Preparations were made to break up headquarters, and the next afternoon the party started by steamer for Washington, reached there the morning of the 13th, and took up their quarters at Willard's Hotel. It soon became noised about that the conqueror of the rebellion had arrived in the city, and dense crowds thronged the streets upon which the hotel fronted. During the forenoon the general started for the War Department. His appearance in the street was a signal for an improvised reception, in which shouts of welcome rent the air, and the populace joined in a demonstration which was thrilling in its earnestness. He had the greatest difficulty in making his way over even the short distance between the hotel and the department. At one time it was thought he would have to take to a carriage as a means of refuge, but by the interposition of the police he finally reached his destination.

That afternoon the Secretary of War published an order stating that, “after mature consideration and consultation with the lieutenant-general,” it was decided to stop all drafting and recruiting, curtail the purchases of supplies, reduce the number of officers, and remove restrictions on commerce as far as consistent with public safety. This was a sort of public declaration of peace, and the city gave itself over to rejoicing. Bands were everywhere heard playing triumphant strains, and crowds traversed the streets, shouting approval and singing patriotic airs. The general was the hero of the hour and the idol of the people; his name was on every lip; congratulations poured in upon him, and blessings were heaped upon him by all. [497]

General Grant visited the President, and had a most pleasant interview with him. The next day (Friday) being a cabinet day, he was invited to meet the cabinet officers at their meeting in the forenoon. He went to the White House, receiving the cordial congratulations of all present, and discussed with them the further measures which should be taken for bringing hostilities to a speedy close. In this interview Mr. Lincoln gave a singular manifestation of the effect produced upon him by dreams. When General Grant expressed some anxiety regarding the delay in getting news from Sherman, the President assured him that favorable news would soon be received, because he had had the night before his usual dream which always preceded favorable tidings, the same dream which he had had the night before Antietam, Murfreesboro, Gettysburg, and Vicksburg. He seemed to be aboard a curious-looking vessel moving rapidly toward a dark and indefinite shore. This time, alas! the dream was not to be the precursor of good news.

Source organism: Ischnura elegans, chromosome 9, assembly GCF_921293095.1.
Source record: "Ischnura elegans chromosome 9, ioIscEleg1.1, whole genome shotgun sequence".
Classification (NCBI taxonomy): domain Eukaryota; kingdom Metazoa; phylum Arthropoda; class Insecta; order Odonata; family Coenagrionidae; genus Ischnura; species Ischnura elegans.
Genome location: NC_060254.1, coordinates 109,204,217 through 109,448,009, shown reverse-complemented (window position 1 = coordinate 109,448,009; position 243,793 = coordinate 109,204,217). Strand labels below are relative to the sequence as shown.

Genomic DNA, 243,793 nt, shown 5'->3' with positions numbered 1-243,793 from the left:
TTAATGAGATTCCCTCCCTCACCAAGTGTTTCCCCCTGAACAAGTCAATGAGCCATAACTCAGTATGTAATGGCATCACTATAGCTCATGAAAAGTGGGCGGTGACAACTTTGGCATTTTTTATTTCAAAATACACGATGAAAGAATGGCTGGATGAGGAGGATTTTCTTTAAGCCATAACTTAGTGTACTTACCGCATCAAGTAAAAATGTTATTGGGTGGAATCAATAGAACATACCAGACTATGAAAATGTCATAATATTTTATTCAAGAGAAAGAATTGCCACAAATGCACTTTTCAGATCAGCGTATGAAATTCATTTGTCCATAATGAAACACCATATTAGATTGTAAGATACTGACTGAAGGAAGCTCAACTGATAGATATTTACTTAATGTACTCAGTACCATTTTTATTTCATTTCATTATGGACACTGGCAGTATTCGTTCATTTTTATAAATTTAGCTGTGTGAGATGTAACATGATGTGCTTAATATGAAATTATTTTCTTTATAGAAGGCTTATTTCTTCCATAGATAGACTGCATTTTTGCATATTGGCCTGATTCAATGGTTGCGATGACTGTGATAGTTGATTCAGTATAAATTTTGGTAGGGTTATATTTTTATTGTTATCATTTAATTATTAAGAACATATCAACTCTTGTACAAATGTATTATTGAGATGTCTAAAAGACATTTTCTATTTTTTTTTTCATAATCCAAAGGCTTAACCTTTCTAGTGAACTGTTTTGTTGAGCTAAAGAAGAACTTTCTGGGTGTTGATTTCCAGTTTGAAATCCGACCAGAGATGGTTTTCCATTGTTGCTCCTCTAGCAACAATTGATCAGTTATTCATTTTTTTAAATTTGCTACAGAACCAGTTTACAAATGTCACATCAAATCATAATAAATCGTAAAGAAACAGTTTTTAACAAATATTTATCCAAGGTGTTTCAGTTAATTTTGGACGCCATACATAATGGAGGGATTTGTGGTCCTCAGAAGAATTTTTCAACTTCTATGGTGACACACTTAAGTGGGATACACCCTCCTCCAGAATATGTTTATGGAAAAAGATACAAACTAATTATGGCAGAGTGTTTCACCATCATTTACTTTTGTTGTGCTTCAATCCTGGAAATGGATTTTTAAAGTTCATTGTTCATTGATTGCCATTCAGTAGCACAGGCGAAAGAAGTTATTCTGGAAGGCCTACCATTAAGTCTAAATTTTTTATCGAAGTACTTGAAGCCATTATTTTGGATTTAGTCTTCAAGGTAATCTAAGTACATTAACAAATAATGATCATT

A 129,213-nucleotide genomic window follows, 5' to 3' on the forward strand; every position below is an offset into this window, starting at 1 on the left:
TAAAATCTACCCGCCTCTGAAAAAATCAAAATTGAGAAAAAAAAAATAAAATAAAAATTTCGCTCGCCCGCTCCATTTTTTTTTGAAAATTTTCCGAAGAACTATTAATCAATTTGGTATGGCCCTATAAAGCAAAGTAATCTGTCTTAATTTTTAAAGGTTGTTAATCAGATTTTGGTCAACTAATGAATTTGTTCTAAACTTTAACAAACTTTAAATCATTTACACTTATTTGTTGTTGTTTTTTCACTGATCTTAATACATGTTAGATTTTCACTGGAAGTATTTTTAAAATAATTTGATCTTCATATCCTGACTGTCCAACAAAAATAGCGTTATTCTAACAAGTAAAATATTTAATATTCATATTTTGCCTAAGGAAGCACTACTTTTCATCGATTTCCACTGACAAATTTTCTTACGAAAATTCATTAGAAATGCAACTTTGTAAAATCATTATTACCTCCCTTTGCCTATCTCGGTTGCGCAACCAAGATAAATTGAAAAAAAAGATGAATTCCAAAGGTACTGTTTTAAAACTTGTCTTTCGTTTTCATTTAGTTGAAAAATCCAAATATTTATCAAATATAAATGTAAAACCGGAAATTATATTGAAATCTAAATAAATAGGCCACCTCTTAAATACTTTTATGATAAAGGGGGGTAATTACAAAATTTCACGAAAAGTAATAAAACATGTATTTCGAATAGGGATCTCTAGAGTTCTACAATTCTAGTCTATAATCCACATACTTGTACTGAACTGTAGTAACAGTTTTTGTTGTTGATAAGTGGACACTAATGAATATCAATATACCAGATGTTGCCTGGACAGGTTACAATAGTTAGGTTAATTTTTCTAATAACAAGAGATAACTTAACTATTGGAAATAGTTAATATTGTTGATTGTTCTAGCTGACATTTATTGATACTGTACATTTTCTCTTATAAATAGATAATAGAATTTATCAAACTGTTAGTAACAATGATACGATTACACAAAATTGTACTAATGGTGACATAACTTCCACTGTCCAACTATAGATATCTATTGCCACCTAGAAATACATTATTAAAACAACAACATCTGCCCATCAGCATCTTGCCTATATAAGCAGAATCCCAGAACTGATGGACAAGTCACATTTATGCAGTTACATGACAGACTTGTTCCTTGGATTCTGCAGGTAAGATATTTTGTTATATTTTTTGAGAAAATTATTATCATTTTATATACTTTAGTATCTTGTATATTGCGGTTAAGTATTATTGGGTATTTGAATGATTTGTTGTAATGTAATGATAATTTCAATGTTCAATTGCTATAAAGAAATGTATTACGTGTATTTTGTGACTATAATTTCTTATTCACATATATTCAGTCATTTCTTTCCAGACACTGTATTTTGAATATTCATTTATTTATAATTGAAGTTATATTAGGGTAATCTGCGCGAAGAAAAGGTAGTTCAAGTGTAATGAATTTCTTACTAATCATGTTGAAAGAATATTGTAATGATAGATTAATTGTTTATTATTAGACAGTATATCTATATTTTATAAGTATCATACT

The President and Mrs. Lincoln invited the general and Mrs. Grant to go to Ford's Theater and occupy a box with them to see “Our American Cousin.” The general said he would be very sorry to have to decline, but that Mrs. Grant and he had made arrangements to go to Burlington, New Jersey, to see their children, and he feared it would be a great disappointment to his wife to delay the trip. The President remarked that the people would be so delighted to see the general that he ought to stay and attend the play on that account. The general, however, had been so completely besieged by the people since his arrival, and was so constantly the subject of outbursts of enthusiasm, that it had become a little embarrassing to him, and the mention of a demonstration in his honor at the theater did not appeal to him as an argument in favor of going. A note was [498] now brought to him from Mrs. Grant expressing increased anxiety to start for Burlington on the four o'clock train, and he told the President that he must decide definitely not to remain for the play. It was probably this declination which saved the general from assassination, as it was learned afterward that he had been marked for a victim. It was after two o'clock when he shook Mr. Lincoln's hand and said good-by to him, little thinking that it would be an eternal farewell, and that an appalling tragedy was soon to separate them forever. Their final leave-taking was only thirteen months after their first meeting, but during that time their names had been associated with enough momentous events to fill whole volumes of a nation's history.

The general went at once to his rooms at the hotel. As soon as he entered Mrs. Grant said to him: “When I went to my lunch to-day, a man with a wild look followed me into the dining-room, took a seat nearly opposite to me at the table, stared at me continually, and seemed to be listening to my conversation.” The general replied: “Oh, I suppose he did so merely from curiosity.” In fact, the general by this time had become so accustomed to having people stare at him and the members of his family that such acts had ceased to attract his attention. About half-past 3 o'clock the wife of General Rucker called with her carriage to take the party to the Baltimore and Ohio railroad-station. It was a two-seated top-carriage. Mrs. Grant sat with Mrs. Rucker on the back seat. The general, with true republican simplicity, sat on the front seat with the driver. Before they had gone far along Pennsylvania Avenue, a horseman who was riding in the same direction passed them, and as he did so peered into the carriage. When Mrs. Grant caught sight of his face she remarked to the general: “That is the same man [499] who sat down at the lunch-table near me. I don't like his looks.” Before they reached the station the horseman turned and rode back toward them, and again gazed at them intently. This time he attracted the attention of the general, who regarded the man's movements as singular, but made light of the matter so as to allay Mrs. Grant's apprehensions.